Latin phrase translation

“Quis attero mihi tantum planto mihi validus” apparently translates as “To diminish me will only make me stronger”.

That doesn’t seem quite right to me, can anyone give a more literal translation?

That seems about right to me. I think there’s implied passage of time here: what weakens me now will serve to make me stronger in the long run.

Not that it helps with the translation, but this sounds close to Nietzsche’s “That which does not destroy me makes me stronger.”

Thanks - any chance someone can parse it? It’s the cases and endings that are confusing me (mihi is “to me”, right?) And “attero” - I thought -o denoted the first person rather than the third.

Well I read Latin to S level many years ago and although I’ve forgotten most of it I can’t get the so called English translation out of the words! Yes o denotes the first person and mihi is to me. Why quis (“whoever”) should be followed by attero
I don’t know- nor can I get the last bit either - validus is masculine nominative !

Exactly - I was thinking “mihi” could be possessive dative (“There was to Alexander a horse, named Bucephalon etc etc”) but it still makes no exact sense to me.

Haven’t done Latin for well over a decade and I am so rusty.

This is Angelina Jolie’s tattoo, right?

Are you sure the Latin’s correct? Attero is first person singular which is simply wrong: it should be atterit at the least. I don’t recognise planto as a Latin word. Nor does it make sense.

I’d expect something more along the lines of ‘Quantum mihi atterit tantum mihi …’ - literally, ‘How much weakens me, so much …’ or I might use an ablative absolute: ‘Quanto attrito tanto cresco’ (not entirely sure of ‘grow’ here).

Or you could simply get rid of the quanto… tanto construct and have:

attrito fortiter cresco

Literally, ‘Having been diminished, I rise strongly’

Someone who’s Latin is less rusty than mine will no doubt polish this.

Can’t see why it’s “mihi” anyway should be " me atterit"surely as “attero” would be transitive and why would it take the dative? . I had thought of the “Quantum …tantum” expression as that’s what it’s trying to achieve but i think it’s just plain wrong. And as for the word “planto”???

I think it’s a “modern day” Latin phrase, attempting to translate ‘that which doesn’t kill me makes me stronger’.

Similar to ‘illegitimati non lassit carborundum’ - ‘Don’t let the bastards grind you down’

Here’s how I parse it:

Quis l attero l mihi l tantum l planto l mihi l validus

What l I rub/wear/erode away l to me l so much/that much l ? [perhaps an an attempt at planta (“cutting,” green twig," “grafting,” “plant”), but the declension would be wrong) l to me l stronger

I think it’s probably a mangled attempt to say “What erodes me makes me that much stronger,” but the verb form is wrong. Alternatively it could be an attemt to say something about making a plant stronger by pruning it, but then what’s with the “mihi’s?”

I think it’s just wrong. It looks like somebody tried to construct something by using a Latin dictionary without knowing anything about declensions or conjugations.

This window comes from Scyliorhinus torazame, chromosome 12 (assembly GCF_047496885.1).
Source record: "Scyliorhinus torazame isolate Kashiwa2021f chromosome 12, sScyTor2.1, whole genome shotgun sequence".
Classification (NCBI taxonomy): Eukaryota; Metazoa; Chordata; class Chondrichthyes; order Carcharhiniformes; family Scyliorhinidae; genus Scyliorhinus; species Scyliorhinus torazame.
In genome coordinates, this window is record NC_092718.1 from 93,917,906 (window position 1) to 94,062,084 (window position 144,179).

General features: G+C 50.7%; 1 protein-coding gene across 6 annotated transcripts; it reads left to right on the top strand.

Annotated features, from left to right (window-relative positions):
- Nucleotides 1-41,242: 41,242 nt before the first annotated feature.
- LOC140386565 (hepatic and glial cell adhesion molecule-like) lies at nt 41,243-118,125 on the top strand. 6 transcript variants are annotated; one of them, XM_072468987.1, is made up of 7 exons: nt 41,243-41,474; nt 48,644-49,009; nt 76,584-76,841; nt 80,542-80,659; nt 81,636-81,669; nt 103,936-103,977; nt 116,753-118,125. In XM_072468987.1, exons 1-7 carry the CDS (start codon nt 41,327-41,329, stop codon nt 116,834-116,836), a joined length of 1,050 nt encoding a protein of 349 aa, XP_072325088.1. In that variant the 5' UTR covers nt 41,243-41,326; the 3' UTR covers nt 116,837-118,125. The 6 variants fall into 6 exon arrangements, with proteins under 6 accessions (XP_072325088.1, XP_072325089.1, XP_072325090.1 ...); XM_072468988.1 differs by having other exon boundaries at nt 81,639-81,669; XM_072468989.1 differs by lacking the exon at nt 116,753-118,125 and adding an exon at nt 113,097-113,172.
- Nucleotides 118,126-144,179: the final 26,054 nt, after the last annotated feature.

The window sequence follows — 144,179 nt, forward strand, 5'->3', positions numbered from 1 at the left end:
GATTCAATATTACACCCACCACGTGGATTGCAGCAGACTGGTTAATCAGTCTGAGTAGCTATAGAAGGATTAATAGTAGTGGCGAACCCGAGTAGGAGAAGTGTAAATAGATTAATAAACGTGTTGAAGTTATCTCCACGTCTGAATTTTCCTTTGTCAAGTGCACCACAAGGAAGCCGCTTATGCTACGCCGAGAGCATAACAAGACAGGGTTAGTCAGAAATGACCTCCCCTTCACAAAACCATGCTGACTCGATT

and “planto?”

Not that this makes much more sense, but:

Quis, 1. interrogative pronoun: who, which, which one [m. or f. nominative]; 2. pronoun: anyone, anything, someone, something [indeclinable]
attero, 1. v. rub against; wear away; exhaust; weaken; destroy [1st sing. pres. ind. act.]
mihi, 1. pron. (to/for) me [dative]
tantum, adv. 1. such, so, so great [neuter n/v/a sing; masc. acc. sing]
planto, 1. v. plant, transplant, set in place [1st sing. pres. ind. act.]
mihi, 1. pron. (to/for) me [dative]
validus, 1. adj. strong, stout, able, powerful, robust, vigorous [m. nom. sg.]

Since attero is in the first person, and quis isn’t, quis can’t really be the nominative interrogative (declension here). So it must be the indeclinable pronoun, perhaps in the accusative in an admittedly unusual word order.

Perhaps I am destroying something of mine; I, who am robust, plant so much for myself! Some sort of gardener’s lament? (Or, as stated above, a poor rendering of Nietzche into Latin.)

My best (most entertaining, but still way wrong) guess: “Whatever strong I rub against myself will so much increase for me.”

‘Quis’ and '‘validus’ being nominative;
attero = pres ind. act. 1st s. rub, grind, rub against, diminish;
planto = plo, plare (multiply) 3rd sing fut imperative active (yeah, I know that’s a crappy way to translate a 3rd person imperative.);
2nd mihi being some sort of ethical dative.

Wow thank you all so much!

It’s a tattoo that some UK glamour model called Danielle Lloyd has had put on, and I was convinced it was mangled Latin.

However, given that her main claim to fame is dating various footballers, the phrase: “Whatever strong I rub against myself will so much increase for me” is exceptionally apt.

I assume you are not looking for a literal translation (i.e. a calque) but rather something more idiomatic. How can one be strengthened by being diminished? I think it refers not to actually physical diminution, but diminished in reputation. For instance, I once read an article which claimed that one danger of running for President was that election losers always ended up diminished with respect to their pre-run reputation (as happened to say McCain and Kerry and Bob Dole and Dukakis, etc.). Thus, the tattoo suggests that your (or anyone’s) contempt for it bearer only strengthens their resolve to dispel your doubts.

After a lot of thought I think it should read “Quis atterit mihi tantum mihi plantit fortius”-
at least then it is grammatical. Planto is not classical Latin.
I agree someone has simply looked in a dictionary and put the words together
without the knowledge to decline or conjugate the words!